Zachary Small (The Art Newspaper) writes that, as New York’s Museum of Modern Art opens an ambitious $450 million dollar expansion, activists are demanding that “vulture fund” investor Steven Tananbaum be taken off the board—but “he is not the only trustee with financial interests in the island,” he says.
The newly expanded Museum of Modern Art in New York has yet to officially reopen to the public—and already finds itself under siege. Dozens of protesters plan to crash its opening preview party on Friday 18 October, calling upon the museum to divest itself from private prisons by severing its ties with Bank of America and the investment management firm BlackRock, whose CEO Laurence Fink sits on the museum’s board. Fidelity Investments, which manages MoMA’s pension fund, is also a large owner of private prison stocks.
And now, a coalition of grassroots organisations representing the Puerto Rican community is calling for the removal of MoMA’s trustee Steven Tananbaum, who founded GoldenTree Asset Management, a hedge fund that owns at least $2.5bn of Puerto Rico’s debt and has profited from the island’s financial crisis. “The demand is to take action and remove Tananbaum. As long as he is on [MoMA’s] board, we will be at their door,” says Gina De Jesus, an organiser with New York Communities for Change who is organising a protest at the museum during the public opening on Monday 21 October. De Jesus expects several politicians to attend the march, including the former New York City Council speaker Melissa Mark-Viverito and the city’s current Public Advocate Jumaane Williams.
“People died after Hurricane Maria and [Tananbaum] didn’t think twice about profiting from the disaster. If MoMA cares about the wellbeing of other humans more than money, it must take action.”
When Hurricane Maria ripped through Puerto Rico with devastating force on 20 September 2017, the Commonwealth’s bond prices were already plummeting. Investment firms known as “vulture funds”, which specialise in high-risk “troubled assets” that are near default, and therefore at a discount, took notice and went on a buying spree, quadrupling their collective holdings from $254m to $1.1bn. One of the most aggressive companies involved in the rush was GoldenTree Asset Management, which in 2019 ranks in the top three holders of the island’s debt, with more than $2.5bn total in sales tax revenue bonds issued by the Puerto Rico Sales Tax Financing Corporation (COFINA). GoldenTree has accumulated hundreds of millions of dollars in paper profits while the island’s recovery efforts have stalled under austerity measures that are designed to deliver investment returns to bondholders, like the hedge fund.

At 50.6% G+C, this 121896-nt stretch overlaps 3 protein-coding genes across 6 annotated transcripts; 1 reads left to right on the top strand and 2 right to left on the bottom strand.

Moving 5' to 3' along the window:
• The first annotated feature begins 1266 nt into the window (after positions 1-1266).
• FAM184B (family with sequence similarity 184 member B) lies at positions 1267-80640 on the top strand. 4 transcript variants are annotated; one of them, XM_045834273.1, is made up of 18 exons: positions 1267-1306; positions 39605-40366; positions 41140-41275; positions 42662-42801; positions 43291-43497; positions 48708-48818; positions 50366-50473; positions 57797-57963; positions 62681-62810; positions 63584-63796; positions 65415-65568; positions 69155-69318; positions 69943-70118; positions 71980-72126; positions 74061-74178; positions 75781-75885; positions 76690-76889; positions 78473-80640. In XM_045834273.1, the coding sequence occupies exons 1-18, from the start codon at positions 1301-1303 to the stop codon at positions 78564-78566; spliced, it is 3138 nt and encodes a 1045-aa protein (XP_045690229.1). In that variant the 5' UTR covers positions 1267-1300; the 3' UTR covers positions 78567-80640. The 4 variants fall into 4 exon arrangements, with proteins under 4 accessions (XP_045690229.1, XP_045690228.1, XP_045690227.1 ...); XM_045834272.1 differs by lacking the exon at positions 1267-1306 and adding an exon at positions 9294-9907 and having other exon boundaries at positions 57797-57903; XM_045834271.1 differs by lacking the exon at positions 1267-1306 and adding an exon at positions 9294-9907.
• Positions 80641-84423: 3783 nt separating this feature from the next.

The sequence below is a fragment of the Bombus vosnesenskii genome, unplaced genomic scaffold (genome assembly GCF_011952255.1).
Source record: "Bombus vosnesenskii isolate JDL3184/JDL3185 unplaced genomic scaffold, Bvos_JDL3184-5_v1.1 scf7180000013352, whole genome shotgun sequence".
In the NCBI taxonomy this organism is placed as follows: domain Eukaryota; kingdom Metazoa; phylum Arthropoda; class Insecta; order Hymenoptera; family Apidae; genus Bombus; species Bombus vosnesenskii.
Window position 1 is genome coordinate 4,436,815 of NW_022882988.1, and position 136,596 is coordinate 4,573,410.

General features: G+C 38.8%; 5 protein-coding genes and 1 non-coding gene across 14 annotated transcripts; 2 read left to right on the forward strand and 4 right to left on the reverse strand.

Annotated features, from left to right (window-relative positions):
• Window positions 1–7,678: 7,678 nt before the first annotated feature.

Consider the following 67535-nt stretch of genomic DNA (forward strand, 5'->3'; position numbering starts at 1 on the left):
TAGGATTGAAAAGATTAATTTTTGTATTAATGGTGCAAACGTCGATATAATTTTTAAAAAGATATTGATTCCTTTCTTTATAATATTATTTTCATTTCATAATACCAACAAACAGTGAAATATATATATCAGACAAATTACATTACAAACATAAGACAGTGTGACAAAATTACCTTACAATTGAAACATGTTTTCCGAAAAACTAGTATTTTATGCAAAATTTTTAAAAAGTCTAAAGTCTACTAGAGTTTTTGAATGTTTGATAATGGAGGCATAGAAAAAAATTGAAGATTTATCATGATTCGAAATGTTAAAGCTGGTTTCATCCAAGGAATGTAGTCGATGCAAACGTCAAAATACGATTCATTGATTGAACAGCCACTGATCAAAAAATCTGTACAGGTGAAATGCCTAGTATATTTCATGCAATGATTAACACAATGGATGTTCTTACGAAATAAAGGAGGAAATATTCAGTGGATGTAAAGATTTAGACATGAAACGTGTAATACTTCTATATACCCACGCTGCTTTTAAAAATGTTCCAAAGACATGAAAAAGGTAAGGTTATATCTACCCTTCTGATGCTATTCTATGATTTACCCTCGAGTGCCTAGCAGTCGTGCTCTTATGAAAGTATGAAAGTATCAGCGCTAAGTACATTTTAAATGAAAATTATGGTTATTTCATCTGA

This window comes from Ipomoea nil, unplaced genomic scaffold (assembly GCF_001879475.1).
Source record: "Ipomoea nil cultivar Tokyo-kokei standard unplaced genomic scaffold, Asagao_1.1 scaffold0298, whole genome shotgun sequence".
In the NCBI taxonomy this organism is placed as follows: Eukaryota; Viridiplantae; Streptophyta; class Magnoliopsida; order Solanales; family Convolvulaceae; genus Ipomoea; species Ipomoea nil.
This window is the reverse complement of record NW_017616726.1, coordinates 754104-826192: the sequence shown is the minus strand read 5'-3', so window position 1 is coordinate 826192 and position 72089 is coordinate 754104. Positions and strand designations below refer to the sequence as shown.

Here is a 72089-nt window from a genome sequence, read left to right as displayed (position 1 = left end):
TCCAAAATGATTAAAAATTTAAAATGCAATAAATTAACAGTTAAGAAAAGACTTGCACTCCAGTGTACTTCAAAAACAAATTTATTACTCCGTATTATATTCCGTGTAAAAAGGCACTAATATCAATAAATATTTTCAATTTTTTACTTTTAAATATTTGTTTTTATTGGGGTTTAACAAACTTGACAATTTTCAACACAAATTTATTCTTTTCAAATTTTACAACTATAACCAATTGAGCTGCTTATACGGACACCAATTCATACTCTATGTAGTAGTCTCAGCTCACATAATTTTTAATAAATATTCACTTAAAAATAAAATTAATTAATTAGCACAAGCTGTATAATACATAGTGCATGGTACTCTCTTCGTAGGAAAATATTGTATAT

Tananbaum helped found GoldenTree, which manages more than $25bn according to its website. He serves as the company’s managing partner and chief investment officer. Just days before Hurricane Maria hit Puerto Rico, he attended a Milken Institute conference in Singapore where he challenged investors to pursue risk bonds in danger of defaulting because of their relative cheapness. Through his firm, Tananbaum has also brought together a group of COFINA bondholders, which includes other hedge funds, that have been advocating for Congress to raise interest payments on Puerto Rico’s debt as the island’s pension system and government services continue to teeter on the brink of collapse.
Over the last four years, federal disclosures show that the group has spent $1.43m on lobbyists targeting bills like the Puerto Rico Oversight, Management, and Economic Stability Act (PROMESA), which was supposed to steer the island’s economy back into the black after Congress phased out a corporate tax credit programme that buoyed the island’s business developments from 1996 to 2006.
GoldenTree’s actions have made it a target of politicians and interest groups, who consider the debt restructuring unconstitutional and potentially illegal. Tananbaum, in particular, has become the subject of public scrutiny because of his position on the Museum of Modern Art’s trustee board. Critics say his leadership at the vulture fund puts him at odds with the institution’s ethical responsibilities, and its affiliate MoMA PS1’s past efforts to help Hurricane Maria victims. [. . .]